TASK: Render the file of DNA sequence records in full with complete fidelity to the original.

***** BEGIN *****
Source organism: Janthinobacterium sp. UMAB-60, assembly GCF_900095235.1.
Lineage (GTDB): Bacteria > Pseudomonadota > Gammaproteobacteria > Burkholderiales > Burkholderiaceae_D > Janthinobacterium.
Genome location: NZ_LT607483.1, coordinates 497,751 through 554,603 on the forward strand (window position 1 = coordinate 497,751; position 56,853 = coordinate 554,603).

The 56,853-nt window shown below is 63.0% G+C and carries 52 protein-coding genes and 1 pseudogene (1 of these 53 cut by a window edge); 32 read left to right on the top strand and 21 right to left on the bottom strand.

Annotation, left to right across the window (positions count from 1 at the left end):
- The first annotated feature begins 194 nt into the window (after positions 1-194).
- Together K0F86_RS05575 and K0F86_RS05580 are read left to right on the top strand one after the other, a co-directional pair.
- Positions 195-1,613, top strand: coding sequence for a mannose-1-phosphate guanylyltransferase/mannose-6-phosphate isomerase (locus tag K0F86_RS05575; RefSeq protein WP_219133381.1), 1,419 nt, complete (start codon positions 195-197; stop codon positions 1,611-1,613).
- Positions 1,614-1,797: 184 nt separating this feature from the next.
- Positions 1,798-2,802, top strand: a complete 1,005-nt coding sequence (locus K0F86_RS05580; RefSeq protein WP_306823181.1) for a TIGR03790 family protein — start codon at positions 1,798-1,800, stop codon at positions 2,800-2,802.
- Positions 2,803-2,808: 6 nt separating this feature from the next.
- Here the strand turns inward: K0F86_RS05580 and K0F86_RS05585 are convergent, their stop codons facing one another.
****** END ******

Source organism: Janthinobacterium sp. UMAB-60, assembly GCF_900095235.1.
Lineage (GTDB): Bacteria > Pseudomonadota > Gammaproteobacteria > Burkholderiales > Burkholderiaceae_D > Janthinobacterium.
Genome location: NZ_LT607483.1, coordinates 497,751 through 554,603 on the forward strand (window position 1 = coordinate 497,751; position 56,853 = coordinate 554,603).

The 56,853-nt window shown below is 63.0% G+C and carries 52 protein-coding genes and 1 pseudogene (1 of these 53 cut by a window edge); 32 read left to right on the top strand and 21 right to left on the bottom strand.

Annotation, left to right across the window (positions count from 1 at the left end):
- The first annotated feature begins 194 nt into the window (after positions 1-194).
- Together K0F86_RS05575 and K0F86_RS05580 are read left to right on the top strand one after the other, a co-directional pair.
- Positions 195-1,613, top strand: coding sequence for a mannose-1-phosphate guanylyltransferase/mannose-6-phosphate isomerase (locus tag K0F86_RS05575; RefSeq protein WP_219133381.1), 1,419 nt, complete (start codon positions 195-197; stop codon positions 1,611-1,613).
- Positions 1,614-1,797: 184 nt separating this feature from the next.
- Positions 1,798-2,802, top strand: a complete 1,005-nt coding sequence (locus K0F86_RS05580; RefSeq protein WP_306823181.1) for a TIGR03790 family protein — start codon at positions 1,798-1,800, stop codon at positions 2,800-2,802.
- Positions 2,803-2,808: 6 nt separating this feature from the next.
- Here the strand turns inward: K0F86_RS05580 and K0F86_RS05585 are convergent, their stop codons facing one another.